Relaxing whilst doing Competition Law is not an Oxymoron

Archive for May 25th, 2010

Competition Cassandras

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There is a popular mantra in modern EU competition law. Competition enforcement ought to be case-driven, and substantive guidance to firms shall stem from individual decisions. At last week’s GCLC Lunch Talk, D. Schnichels repeatedly said that to justify that – 18 months following a wide-ranging sector inquiry – the Commission had not yet provided guidance to pharma firms over a number of disputed practices. Cases are in the pipe-line, and guidance will come, soon or later.

This has numerous  shortcomings. First, until a final decision is adopted with respect to each and every practice,  firms are left in a sea of doubt. Some may believe that the practice is not covered by the EU competition rules until a case has been completed (under-fixing problem) . An obvious example is abuse of collective dominance. Other firms,  on the contrary, may be willing to comply, but cannot optimally observe the rules absent substantive guidance on the applicable principle.   An obvious example is patent settlements (reverse payments).

Second, with the influence of economic analysis, cases become increasingly market-specific. The methodology, theories of harm and reasoning enshrined in decisions is growingly topical. As a result, individual decisions have only little normative value.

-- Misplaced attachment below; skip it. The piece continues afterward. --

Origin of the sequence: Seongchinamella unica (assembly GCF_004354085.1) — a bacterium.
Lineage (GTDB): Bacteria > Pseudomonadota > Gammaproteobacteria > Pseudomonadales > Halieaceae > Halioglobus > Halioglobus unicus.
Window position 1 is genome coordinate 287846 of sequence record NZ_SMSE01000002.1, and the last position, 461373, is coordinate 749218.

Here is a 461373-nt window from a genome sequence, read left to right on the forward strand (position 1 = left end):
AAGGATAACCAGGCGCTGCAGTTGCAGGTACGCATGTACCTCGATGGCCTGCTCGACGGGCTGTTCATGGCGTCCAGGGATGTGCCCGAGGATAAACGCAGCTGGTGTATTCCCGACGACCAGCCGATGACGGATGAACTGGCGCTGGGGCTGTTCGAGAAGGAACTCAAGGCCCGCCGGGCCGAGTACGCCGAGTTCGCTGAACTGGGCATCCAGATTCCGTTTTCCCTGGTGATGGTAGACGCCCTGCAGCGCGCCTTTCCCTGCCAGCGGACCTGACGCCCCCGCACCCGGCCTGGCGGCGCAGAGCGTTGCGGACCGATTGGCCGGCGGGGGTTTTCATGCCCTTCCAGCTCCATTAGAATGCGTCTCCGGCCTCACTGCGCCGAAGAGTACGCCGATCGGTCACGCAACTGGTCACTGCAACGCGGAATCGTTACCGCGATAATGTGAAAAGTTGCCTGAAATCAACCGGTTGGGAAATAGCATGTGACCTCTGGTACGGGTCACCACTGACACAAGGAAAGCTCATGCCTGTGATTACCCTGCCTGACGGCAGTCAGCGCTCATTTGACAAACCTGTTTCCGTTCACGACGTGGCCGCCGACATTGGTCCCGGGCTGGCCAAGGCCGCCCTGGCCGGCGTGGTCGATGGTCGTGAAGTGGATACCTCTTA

Regulation 1 provides a solution to (part of) this problem:  under §38 of the Recital of the Regulation, the Commission may provide guidance to firms. To date, however, the Commission has been reluctant to issue such letters. The official reason for this lies in the alleged risk of reintroducing, through the backdoor, a notification procedure similar to the one that existed under Regulation 17/62. The unofficial, but more convincing, reason is that guidance letters generate less press exposure – and political returns – than negative decisions.

Anyway, contrary to the arguments invoked by some EU Commission Cassandras against guidance letters, the UK Office of Fair Trading just proved that  issuing a guidance letter is perfectly compatible with a system of ex post enforcement, and does not entail the resurection of ex ante notification.

(Image possibly subject to copyright: source here)

Written by Nicolas Petit

25 May 2010 at 10:02 pm